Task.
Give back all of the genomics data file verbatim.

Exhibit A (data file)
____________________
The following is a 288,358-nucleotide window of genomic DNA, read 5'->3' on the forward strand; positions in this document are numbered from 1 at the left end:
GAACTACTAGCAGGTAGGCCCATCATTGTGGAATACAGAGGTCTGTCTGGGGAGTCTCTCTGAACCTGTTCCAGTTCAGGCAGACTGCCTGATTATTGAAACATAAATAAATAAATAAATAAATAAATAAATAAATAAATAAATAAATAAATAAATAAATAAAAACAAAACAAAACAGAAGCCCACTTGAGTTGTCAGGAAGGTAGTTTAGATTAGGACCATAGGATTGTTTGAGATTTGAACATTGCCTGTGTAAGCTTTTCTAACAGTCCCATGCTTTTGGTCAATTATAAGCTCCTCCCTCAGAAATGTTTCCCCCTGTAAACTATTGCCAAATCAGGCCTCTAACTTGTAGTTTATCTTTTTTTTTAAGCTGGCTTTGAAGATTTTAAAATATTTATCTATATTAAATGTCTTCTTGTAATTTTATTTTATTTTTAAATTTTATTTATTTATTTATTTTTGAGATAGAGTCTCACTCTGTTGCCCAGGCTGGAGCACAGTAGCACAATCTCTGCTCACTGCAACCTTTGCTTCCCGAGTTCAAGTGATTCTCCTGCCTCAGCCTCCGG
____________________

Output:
The following is a 288,358-nucleotide window of genomic DNA, read 5'->3' on the forward strand; positions in this document are numbered from 1 at the left end:
GAACTACTAGCAGGTAGGCCCATCATTGTGGAATACAGAGGTCTGTCTGGGGAGTCTCTCTGAACCTGTTCCAGTTCAGGCAGACTGCCTGATTATTGAAACATAAATAAATAAATAAATAAATAAATAAATAAATAAATAAATAAATAAATAAATAAATAAAAACAAAACAAAACAGAAGCCCACTTGAGTTGTCAGGAAGGTAGTTTAGATTAGGACCATAGGATTGTTTGAGATTTGAACATTGCCTGTGTAAGCTTTTCTAACAGTCCCATGCTTTTGGTCAATTATAAGCTCCTCCCTCAGAAATGTTTCCCCCTGTAAACTATTGCCAAATCAGGCCTCTAACTTGTAGTTTATCTTTTTTTTTAAGCTGGCTTTGAAGATTTTAAAATATTTATCTATATTAAATGTCTTCTTGTAATTTTATTTTATTTTTAAATTTTATTTATTTATTTATTTTTGAGATAGAGTCTCACTCTGTTGCCCAGGCTGGAGCACAGTAGCACAATCTCTGCTCACTGCAACCTTTGCTTCCCGAGTTCAAGTGATTCTCCTGCCTCAGCCTCCGG